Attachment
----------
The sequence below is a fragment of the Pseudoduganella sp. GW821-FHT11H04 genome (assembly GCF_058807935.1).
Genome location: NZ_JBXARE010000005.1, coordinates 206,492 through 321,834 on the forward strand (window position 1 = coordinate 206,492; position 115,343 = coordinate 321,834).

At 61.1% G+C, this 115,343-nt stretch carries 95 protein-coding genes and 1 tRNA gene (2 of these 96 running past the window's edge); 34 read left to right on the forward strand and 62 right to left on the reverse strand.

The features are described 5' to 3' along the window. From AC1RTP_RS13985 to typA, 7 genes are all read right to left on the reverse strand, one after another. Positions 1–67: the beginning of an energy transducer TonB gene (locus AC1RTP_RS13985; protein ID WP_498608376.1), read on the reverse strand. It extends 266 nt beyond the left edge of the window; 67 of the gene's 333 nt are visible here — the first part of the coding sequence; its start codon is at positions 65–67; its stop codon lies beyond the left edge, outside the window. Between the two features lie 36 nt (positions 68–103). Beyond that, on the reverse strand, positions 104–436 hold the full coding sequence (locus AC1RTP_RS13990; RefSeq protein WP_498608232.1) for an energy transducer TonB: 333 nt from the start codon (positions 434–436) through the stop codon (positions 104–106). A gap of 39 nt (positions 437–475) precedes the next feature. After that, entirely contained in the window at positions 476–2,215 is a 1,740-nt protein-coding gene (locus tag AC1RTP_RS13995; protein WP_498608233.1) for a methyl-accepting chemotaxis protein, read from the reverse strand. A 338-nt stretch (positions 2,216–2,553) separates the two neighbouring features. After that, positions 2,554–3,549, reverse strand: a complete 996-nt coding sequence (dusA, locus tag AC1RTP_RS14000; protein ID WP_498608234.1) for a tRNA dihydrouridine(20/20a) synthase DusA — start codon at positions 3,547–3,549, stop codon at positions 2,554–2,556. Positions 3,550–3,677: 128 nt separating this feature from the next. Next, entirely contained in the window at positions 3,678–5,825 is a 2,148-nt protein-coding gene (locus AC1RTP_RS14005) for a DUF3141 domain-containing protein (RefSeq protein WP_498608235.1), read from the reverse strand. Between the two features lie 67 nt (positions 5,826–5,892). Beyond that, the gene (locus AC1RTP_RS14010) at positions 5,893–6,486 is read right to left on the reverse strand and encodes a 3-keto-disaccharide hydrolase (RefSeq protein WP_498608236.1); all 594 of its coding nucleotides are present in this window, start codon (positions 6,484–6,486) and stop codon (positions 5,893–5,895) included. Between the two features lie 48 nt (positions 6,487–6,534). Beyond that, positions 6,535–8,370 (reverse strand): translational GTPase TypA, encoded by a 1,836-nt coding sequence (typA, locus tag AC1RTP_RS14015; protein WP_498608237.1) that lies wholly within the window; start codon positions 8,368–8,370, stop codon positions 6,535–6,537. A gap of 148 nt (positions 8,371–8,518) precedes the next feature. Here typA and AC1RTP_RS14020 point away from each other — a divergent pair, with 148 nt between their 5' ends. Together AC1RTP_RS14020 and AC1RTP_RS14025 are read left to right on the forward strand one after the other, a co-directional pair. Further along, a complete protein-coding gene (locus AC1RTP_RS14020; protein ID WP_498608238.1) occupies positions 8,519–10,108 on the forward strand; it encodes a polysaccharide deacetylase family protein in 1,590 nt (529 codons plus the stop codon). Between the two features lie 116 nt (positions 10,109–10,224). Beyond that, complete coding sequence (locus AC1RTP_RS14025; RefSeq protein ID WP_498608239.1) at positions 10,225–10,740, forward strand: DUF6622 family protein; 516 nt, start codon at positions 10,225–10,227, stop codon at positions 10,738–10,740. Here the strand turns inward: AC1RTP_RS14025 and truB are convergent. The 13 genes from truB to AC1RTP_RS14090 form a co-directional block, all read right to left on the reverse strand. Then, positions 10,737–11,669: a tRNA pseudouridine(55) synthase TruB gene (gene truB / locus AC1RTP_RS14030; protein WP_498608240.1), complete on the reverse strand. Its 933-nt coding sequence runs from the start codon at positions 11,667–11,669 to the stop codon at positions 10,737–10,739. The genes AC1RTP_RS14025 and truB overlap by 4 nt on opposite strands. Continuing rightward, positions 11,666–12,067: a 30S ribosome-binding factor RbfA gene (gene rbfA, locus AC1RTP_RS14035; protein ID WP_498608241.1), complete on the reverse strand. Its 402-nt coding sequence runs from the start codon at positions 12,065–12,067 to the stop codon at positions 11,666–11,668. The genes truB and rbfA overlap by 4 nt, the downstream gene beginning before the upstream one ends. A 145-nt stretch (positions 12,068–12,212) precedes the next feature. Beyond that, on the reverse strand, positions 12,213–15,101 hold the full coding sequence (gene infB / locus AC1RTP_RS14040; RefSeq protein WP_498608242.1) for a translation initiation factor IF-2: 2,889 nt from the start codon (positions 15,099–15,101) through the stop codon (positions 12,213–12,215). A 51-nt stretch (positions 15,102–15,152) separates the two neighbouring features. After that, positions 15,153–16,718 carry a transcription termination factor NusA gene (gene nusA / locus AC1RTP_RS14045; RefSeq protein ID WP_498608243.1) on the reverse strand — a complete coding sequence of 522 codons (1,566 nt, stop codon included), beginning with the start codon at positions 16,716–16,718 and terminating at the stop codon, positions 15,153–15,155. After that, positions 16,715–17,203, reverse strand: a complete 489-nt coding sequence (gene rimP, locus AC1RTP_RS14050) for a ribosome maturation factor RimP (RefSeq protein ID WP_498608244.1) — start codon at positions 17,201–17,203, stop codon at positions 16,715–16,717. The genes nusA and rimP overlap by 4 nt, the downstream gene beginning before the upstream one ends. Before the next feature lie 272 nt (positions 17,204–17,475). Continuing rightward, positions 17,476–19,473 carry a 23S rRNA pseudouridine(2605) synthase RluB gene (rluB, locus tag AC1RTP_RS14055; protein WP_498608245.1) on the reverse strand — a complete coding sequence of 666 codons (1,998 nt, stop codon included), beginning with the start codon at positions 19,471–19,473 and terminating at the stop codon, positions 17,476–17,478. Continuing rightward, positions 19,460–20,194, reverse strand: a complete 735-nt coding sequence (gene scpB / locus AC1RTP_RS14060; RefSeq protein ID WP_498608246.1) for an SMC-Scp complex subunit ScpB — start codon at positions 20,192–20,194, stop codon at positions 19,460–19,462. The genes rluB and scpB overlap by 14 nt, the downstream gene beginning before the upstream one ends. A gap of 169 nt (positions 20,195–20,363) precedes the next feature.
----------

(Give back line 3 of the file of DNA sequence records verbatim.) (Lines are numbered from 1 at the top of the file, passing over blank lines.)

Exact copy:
At 61.1% G+C, this 115,343-nt stretch carries 95 protein-coding genes and 1 tRNA gene (2 of these 96 running past the window's edge); 34 read left to right on the forward strand and 62 right to left on the reverse strand.